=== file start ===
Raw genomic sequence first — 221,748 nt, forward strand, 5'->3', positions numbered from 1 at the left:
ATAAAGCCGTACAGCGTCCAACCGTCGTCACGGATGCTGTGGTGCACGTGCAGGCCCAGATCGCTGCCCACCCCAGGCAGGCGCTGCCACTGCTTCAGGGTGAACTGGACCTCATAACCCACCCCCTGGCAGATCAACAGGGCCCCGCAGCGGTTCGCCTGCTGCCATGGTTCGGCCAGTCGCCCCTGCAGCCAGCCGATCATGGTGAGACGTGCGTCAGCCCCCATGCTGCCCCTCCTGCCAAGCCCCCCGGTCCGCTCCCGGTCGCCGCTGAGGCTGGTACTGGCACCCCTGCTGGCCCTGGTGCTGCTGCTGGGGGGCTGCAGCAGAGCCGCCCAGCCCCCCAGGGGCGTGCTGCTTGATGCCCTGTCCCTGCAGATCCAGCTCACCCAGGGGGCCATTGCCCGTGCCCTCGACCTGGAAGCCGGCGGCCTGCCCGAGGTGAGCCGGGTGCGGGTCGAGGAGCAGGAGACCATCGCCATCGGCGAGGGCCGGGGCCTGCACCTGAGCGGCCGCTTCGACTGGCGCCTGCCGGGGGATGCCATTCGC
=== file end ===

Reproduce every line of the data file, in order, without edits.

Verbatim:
Raw genomic sequence first — 221,748 nt, forward strand, 5'->3', positions numbered from 1 at the left:
ATAAAGCCGTACAGCGTCCAACCGTCGTCACGGATGCTGTGGTGCACGTGCAGGCCCAGATCGCTGCCCACCCCAGGCAGGCGCTGCCACTGCTTCAGGGTGAACTGGACCTCATAACCCACCCCCTGGCAGATCAACAGGGCCCCGCAGCGGTTCGCCTGCTGCCATGGTTCGGCCAGTCGCCCCTGCAGCCAGCCGATCATGGTGAGACGTGCGTCAGCCCCCATGCTGCCCCTCCTGCCAAGCCCCCCGGTCCGCTCCCGGTCGCCGCTGAGGCTGGTACTGGCACCCCTGCTGGCCCTGGTGCTGCTGCTGGGGGGCTGCAGCAGAGCCGCCCAGCCCCCCAGGGGCGTGCTGCTTGATGCCCTGTCCCTGCAGATCCAGCTCACCCAGGGGGCCATTGCCCGTGCCCTCGACCTGGAAGCCGGCGGCCTGCCCGAGGTGAGCCGGGTGCGGGTCGAGGAGCAGGAGACCATCGCCATCGGCGAGGGCCGGGGCCTGCACCTGAGCGGCCGCTTCGACTGGCGCCTGCCGGGGGATGCCATTCGC